Unless other-wise indicated, in identifying the substituents for R, R′ and R″ the phrase “hydrocarbon group” encompasses both unsubstituted hydrocarbon groups and substituted hydrocarbon groups. Unsubstituted hydrocarbon groups may include any suitable substituent such as, for example, a straight chain or branched alkyl group, a cycloalkyl group, an aryl group, an alkylaryl group, arylalkyl group or combinations thereof. Alkyl and cycloalkyl substituents may contain from about 1 to about 30 carbon atoms, from about 5 to 25 carbon atoms and from about 10 to 20 carbon atoms. Examples of akyl and cycloalkyl substituents include, for example, methyl, ethyl, propyl, butyl, pentyl, hexyl, heptyl, octyl, nonyl, decyl, undecyl, dodecyl, tridecyl, tetradecyl, pentadecyl, hexadecyl, heptadecyl, octadecyl, nonadecyl, or eicosanyl, and combinations thereof. Aryl groups substituents may contain from about 6 to about 48 carbon atoms, from about 6 to about 36 carbon atoms, from about 6 to about 24 carbon atoms. Examples of aryl substituents include, for example, phenyl, methylphenyl (tolyl), ethylphenyl, propylphenyl, butylphenyl, pentylphenyl, hexylphenyl, heptylphenyl, octylphenyl, nonylphenyl, decylphenyl, undecylphenyl, dodecylphenyl, tridecylphenyl, tetradecylphenyl, pentadecylphenyl, hexadecylphenyl, heptadecylphenyl, octadecylphenyl, or combinations thereof. Substituted hydrocarbon groups may be the unsubstituted hydrocarbon groups described herein which are substituted with one, two or more times with, for example, a halogen (chlorine, fluorine, bromine and iodine), a nitro group, a cyano group, an alkoxy group (methoxy, ethoxy and propoxy), or heteroaryls. Examples of heteroaryls groups may include thienyl, fruranyl, pyridinyl, oxazoyl, pyrroyl, triazinyl, imidazoyl, pyrimidinyl, pyrazinyl, oxadiazoyl, pyrazoyl, triazoyl, thiazoyl, thiadiazoyl, quinolinyl, quinazolinyl, naphthynddinyl, carbazoyl, or combinations thereof.

Thus, in embodiments is described a method of forming conductive features on a substrate, wherein the stabilized metal nanoparticle is combined with a destabilizer that destabilizes the stabilizer from the surface of metal nanoparticle. The destabilizer, stabilizer and any reaction by-products may be removed by heating at a temperature below about 180° C., or by washing with a solvent.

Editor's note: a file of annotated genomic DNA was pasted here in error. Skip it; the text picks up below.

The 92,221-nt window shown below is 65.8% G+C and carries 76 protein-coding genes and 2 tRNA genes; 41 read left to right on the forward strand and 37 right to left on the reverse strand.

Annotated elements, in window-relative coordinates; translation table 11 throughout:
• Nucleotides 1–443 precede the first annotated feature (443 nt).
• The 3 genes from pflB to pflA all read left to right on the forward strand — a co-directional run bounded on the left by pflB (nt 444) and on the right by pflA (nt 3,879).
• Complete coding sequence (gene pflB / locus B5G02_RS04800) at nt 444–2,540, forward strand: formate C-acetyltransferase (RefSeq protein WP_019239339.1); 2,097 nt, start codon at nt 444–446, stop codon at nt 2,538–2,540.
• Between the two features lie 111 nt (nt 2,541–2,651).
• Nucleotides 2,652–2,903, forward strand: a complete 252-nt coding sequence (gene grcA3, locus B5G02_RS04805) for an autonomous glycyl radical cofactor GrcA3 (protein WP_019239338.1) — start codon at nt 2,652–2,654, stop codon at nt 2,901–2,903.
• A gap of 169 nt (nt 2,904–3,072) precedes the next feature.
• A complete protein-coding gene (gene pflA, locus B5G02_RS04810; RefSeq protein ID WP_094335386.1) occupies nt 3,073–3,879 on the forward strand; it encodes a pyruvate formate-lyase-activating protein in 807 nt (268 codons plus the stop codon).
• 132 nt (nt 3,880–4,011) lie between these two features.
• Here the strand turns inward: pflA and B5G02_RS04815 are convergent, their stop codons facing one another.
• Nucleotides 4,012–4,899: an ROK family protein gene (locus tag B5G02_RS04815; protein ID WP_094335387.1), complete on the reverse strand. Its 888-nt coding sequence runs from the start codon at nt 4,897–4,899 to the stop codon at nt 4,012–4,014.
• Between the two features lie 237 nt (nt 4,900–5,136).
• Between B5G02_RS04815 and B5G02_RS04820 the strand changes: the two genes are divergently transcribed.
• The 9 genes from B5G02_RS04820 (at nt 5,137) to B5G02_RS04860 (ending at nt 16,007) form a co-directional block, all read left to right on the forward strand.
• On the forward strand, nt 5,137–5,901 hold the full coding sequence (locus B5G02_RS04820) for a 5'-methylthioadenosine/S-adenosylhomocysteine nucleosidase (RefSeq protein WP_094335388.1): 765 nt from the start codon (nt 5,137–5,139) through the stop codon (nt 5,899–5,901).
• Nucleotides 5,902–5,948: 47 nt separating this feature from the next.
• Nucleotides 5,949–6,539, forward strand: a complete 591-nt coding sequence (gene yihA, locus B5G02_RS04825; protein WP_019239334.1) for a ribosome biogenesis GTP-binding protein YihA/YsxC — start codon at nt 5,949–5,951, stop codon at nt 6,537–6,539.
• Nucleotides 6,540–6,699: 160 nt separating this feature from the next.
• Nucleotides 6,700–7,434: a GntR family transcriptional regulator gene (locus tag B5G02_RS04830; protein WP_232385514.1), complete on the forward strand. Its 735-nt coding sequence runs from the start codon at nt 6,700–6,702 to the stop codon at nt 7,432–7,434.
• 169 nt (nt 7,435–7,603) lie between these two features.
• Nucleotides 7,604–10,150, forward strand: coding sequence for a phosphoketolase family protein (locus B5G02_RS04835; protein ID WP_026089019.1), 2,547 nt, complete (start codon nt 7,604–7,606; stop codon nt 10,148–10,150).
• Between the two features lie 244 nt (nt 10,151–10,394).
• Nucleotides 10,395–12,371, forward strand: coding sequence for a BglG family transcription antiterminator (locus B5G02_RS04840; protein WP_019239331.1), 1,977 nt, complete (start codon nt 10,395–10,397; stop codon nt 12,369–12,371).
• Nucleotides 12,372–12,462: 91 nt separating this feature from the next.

The stabilizer as used herein and further described in embodiments are those stabilizers that may be removed or that can form reaction by-products that may be removed by heating the metal nanoparticle to a temperature less than about 180° C. or by washing with a solvent with the addition of an additional destabilizer that interacts with or decomposes the stabilizer.

The amount of the stabilizer in the metal nanoparticle may be, for example, from about 1 weight percent to about 80 weight percent, from about 2 weight percent to about 60 weight percent, from about 5 weight percent to about 50 weight percent, or from about 10 weight percent to about 40 weight percent.

The stabilizer may be destabilized by combining the metal nanoparticle with a destabilizer during or following the deposition of the metal nanoparticle solution onto a substrate. The term “destabilize” as used herein refers to, for example, either 1) cleaving the stabilizer from its association with the surface of the metal nanoparticles or 2) decomposing of the stabilizer into smaller sized derivatives. Decomposition in this regard thus refers to, for example, a reduction of the size of the stabilizer, for example, by shortening the chain length of carbon chains therein. The decomposition results in derivatives that may or may not be stabilizers and that have lower molecular weights than the initial stabilizer.

In embodiments, the destabilizer in the destabilizer solution interacts with the stabilizer to disassociate the stabilizer from the surface of the metal nanoparticles. As used herein, the term “destabilizer” refers to any compound or composition that interacts with the stabilizer on the surface of the nanoparticles, resulting in the destabilization or facilitating the destabilization of stabilizer compound from the surface of the metal nanoparticles.

In embodiments, the stabilizer is physically or chemically associated with the surface of the metal nanoparticles. In this way, the nanoparticles have the stabilizer thereon outside of a liquid system. That is, the nanoparticles with the stabilizer thereon, may be isolated and recovered from the reaction mixture solution used in forming the nanoparticles.

As used herein, the phrase “physically or chemically associated” between the metal nanoparticles and the stabilizer can be a chemical bond and/or other physical attachment. The chemical bond can take the form of, for example, covalent bonding, hydrogen bonding, coordination complex bonding, or ionic bonding, or a mixture of different chemical bonds. The physical attachment can take the form of, for example, van der Waals' forces or dipole-dipole interaction, or a mixture of different physical attachments. The destabilization of the stabilizer from the metal nanoparticles occurs through the use of a destabilizer and thus the stabilizer, destabilizer and other reaction by-products can be removed from the metal nanoparticles (1) by heating at a temperature below about 180° C., or (2) by washing with a solvent.

In embodiments, the type of the destabilizer is specific to the type of stabilizer used and can be a stabilizer itself to the metal nanoparticles. The destabilizer may also have stronger interactions than the stabilizer to the surface of the metal nanoparticles, but the destabilizer, in taking the place of the stabilizer on the surface of the metal nanoparticles, can be removed by heating the metal nanoparticle to a temperature below about 180° C., or by washing with a solvent.